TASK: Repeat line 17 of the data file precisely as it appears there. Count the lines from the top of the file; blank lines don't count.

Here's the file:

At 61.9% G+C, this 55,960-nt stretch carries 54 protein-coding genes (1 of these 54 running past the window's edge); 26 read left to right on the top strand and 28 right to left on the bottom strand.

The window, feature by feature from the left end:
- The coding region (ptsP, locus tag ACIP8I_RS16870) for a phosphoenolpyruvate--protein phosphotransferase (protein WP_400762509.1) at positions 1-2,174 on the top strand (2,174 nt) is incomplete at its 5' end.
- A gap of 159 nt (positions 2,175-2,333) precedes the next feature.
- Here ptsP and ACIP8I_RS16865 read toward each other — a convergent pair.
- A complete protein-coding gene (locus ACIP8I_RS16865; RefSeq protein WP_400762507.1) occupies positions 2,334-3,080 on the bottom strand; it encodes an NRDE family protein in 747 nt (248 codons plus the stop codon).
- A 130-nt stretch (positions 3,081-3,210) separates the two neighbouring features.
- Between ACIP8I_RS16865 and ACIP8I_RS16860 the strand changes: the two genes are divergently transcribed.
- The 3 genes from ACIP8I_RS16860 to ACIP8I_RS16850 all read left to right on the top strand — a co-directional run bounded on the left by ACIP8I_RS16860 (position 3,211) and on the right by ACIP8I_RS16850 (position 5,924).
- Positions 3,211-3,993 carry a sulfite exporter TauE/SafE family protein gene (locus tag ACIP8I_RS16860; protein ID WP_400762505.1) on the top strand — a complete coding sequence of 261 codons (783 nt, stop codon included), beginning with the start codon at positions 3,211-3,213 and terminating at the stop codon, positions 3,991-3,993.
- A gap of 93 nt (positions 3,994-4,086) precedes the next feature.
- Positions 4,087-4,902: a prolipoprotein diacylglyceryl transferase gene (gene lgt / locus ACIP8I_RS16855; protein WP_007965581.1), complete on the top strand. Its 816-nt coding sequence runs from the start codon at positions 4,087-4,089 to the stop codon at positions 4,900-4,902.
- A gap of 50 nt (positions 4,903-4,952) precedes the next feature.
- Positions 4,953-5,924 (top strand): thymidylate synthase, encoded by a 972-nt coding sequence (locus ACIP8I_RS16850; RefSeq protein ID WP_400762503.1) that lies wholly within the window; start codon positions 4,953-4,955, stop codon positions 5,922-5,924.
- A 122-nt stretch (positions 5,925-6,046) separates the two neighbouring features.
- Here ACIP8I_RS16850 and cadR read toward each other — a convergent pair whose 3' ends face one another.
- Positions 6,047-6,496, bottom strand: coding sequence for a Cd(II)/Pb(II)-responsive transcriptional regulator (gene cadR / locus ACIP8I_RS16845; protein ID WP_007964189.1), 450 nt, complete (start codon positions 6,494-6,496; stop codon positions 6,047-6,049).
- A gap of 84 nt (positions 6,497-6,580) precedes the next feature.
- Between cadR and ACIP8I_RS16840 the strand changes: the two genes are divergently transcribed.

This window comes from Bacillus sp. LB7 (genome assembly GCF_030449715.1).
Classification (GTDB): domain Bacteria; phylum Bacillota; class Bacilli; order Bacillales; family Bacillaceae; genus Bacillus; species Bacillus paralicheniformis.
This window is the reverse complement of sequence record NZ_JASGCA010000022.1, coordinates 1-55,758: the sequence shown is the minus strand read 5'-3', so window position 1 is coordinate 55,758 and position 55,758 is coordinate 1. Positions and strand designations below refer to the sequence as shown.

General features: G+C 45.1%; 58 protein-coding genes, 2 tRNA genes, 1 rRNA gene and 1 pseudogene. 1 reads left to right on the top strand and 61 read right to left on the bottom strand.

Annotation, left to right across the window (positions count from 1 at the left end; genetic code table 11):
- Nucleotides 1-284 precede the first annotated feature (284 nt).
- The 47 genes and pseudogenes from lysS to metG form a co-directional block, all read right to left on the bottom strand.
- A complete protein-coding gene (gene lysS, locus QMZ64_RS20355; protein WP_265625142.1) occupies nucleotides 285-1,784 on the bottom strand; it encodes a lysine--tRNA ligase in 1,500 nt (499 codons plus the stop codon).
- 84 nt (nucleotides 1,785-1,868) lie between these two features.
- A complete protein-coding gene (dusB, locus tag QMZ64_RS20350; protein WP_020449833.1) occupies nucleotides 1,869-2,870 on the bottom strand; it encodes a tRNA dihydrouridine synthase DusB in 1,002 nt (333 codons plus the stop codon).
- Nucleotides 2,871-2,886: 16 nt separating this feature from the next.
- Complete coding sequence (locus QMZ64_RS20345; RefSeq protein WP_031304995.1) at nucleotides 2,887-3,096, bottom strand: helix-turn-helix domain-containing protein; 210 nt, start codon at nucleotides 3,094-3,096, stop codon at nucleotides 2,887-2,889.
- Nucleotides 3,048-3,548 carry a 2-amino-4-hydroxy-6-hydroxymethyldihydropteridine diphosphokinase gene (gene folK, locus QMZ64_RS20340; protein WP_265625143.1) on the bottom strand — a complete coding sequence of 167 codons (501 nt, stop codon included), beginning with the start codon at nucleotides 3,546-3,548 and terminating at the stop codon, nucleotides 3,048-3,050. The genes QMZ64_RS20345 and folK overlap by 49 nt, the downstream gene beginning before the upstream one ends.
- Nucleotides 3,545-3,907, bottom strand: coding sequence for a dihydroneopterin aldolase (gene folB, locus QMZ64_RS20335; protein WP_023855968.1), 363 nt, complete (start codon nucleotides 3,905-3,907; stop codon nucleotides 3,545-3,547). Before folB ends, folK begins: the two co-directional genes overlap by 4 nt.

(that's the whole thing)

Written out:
- Positions 6,047-6,496, bottom strand: coding sequence for a Cd(II)/Pb(II)-responsive transcriptional regulator (gene cadR / locus ACIP8I_RS16845; protein ID WP_007964189.1), 450 nt, complete (start codon positions 6,494-6,496; stop codon positions 6,047-6,049).